NBC to produce four-hour Hillary Clinton miniseries by Clinton donor

July 28, 2013
(What difference does it make?From Deadline At the top of NBC‘s TCA presentation, entertainment chairman Bob Greenblatt announced that it has put in development four event series/miniseres as part of its push in the arena. They include 4-hour miniseries Hillary, about Hillary Clinton to star Diane Lane.
Oscar nominee Courtney Hunt (Frozen River) will script the project which recounts Clinton’s life as a wife, mother, politician and cabinet member from 1998 to the present as she goes from First Lady to US Senator and then Secretary of State.

Asked whether the mini would approach Clinton as a great tough woman or a controversial figure, Greenblatt said, “it’s going to be all of those things.” 


Jewish Owned PR Firm Hired by Saudi Arabia | #Edelman #PublicRelations #RichardEdelman #SaudiArabia @SteveRubel

March 26, 2013
So I guess that explains the relationship between Steve Rubel and his Muslim pals like Robert Scoble. A lot of money to be made by progressive Jews to pretend their social media pals are fair.via algemeiner.com

Why #Israel is Losing the #PR #War

March 6, 2013

(Orit Arfa)An analysis that might benefit AIPAC and pro-Israel activists. At almost every pro-Israel lecture I attend, someone feels compelled to ask an unrelated question at the end: “Why does Israel have such bad PR”?
People offer answers—or guesses—that don’t speak to the heart of the issue:
“Israel doesn’t spend enough on PR.”
“The world is anti-Semitic.”
“We are doing just fine.”
“I don’t know.”
Part of the problem with Israel’s PR is the fact that we even refer to an intellectual defense of Israel as “public relations.”It’s not a matter of mere PR or image. It’s a matter of our core values and our willingness to stand up for what we believe and know is right and true, no matter what the cost. We could have exponentially more effective PR if we spent less money, but tapped into our other hidden treasures: our conviction, passion, honesty, and fearlessness.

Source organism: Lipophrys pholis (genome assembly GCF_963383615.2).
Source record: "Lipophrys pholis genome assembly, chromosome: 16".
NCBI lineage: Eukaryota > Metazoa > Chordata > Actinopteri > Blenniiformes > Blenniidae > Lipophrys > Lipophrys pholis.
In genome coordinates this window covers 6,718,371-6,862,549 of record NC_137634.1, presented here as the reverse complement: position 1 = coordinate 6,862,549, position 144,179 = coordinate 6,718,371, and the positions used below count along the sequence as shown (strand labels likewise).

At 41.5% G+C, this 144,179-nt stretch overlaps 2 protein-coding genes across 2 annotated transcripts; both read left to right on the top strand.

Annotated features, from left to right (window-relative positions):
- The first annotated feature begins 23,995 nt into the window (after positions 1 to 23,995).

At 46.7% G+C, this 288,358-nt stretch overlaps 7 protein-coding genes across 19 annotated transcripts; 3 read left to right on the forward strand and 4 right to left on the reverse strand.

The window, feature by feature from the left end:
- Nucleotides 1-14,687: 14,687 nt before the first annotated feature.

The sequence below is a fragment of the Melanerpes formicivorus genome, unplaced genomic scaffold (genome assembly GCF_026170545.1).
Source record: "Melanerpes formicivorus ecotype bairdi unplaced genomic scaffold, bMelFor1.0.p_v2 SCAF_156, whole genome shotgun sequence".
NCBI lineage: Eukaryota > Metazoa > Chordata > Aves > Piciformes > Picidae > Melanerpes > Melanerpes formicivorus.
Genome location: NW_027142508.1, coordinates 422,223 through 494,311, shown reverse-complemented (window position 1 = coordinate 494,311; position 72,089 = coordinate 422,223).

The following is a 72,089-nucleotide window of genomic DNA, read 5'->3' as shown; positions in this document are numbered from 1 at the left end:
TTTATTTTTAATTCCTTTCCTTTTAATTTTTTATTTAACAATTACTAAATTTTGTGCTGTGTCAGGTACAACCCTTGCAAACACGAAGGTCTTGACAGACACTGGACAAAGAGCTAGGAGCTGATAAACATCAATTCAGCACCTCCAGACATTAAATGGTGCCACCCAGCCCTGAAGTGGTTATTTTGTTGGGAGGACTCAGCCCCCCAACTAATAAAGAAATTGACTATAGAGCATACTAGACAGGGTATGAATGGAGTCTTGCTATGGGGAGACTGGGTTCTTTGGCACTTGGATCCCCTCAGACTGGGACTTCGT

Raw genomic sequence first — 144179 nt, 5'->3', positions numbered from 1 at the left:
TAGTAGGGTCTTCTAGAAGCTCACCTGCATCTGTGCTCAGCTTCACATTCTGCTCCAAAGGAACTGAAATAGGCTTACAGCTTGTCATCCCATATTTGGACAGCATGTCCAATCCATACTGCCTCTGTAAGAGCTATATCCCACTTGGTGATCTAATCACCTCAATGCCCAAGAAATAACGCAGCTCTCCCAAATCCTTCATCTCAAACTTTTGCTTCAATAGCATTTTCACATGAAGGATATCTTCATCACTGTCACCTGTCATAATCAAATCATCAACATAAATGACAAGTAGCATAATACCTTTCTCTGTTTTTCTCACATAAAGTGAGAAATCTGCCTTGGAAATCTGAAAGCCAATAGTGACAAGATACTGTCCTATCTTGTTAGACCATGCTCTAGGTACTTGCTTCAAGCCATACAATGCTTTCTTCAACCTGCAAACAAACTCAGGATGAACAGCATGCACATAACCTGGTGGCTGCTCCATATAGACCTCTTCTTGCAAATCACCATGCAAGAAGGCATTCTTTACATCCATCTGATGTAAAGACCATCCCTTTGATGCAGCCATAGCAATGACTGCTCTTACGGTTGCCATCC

Israel’s enemies are good because they offer “black and white” messages, using humanitarian language that makes Israel’s enemies sound like the oppressed and downtrodden. They do not sugarcoat their lies. They say:

  • Israel is an apartheid State
  • Israel is an occupying power
  • IDF soldiers are war criminals

And how do Israel’s spokespeople—both in and out of the Israeli government–fight these lies?

  • They give long, arduous facts to debunk those claims
  • They assert that Israel simply wants peace
  • They assert that “it’s complicated/complex”
  • They boast that Israel is a leader in hi-tech. (Without Israel, you wouldn’t have cell phones!)

I’ll tell you why these strategies rarely make a dent. The general population doesn’t care about drawn-out facts, especially in this television/Facebook obsessed, fast food/fast consumption culture. We need to answer such claims with strong messages as simple and pure as the ones that Israel’s enemies use – except ours will be honest. You can’t fight lies with “it’s complicated.” You have to throw the intellectual attacks back in their court, with statements like:

  • The Arab world consists of apartheid states
  • “Palestine”is a made-up nation and the “Palestinians” are a made-up people
  • Palestinian leaders are war criminals

But, people argue, you’ll only turn people off that way! Not if you’re consistent. Not if you don’t falter. The Palestinians and their friends are consistent, unified, and—worse—have no qualms about being deceptive.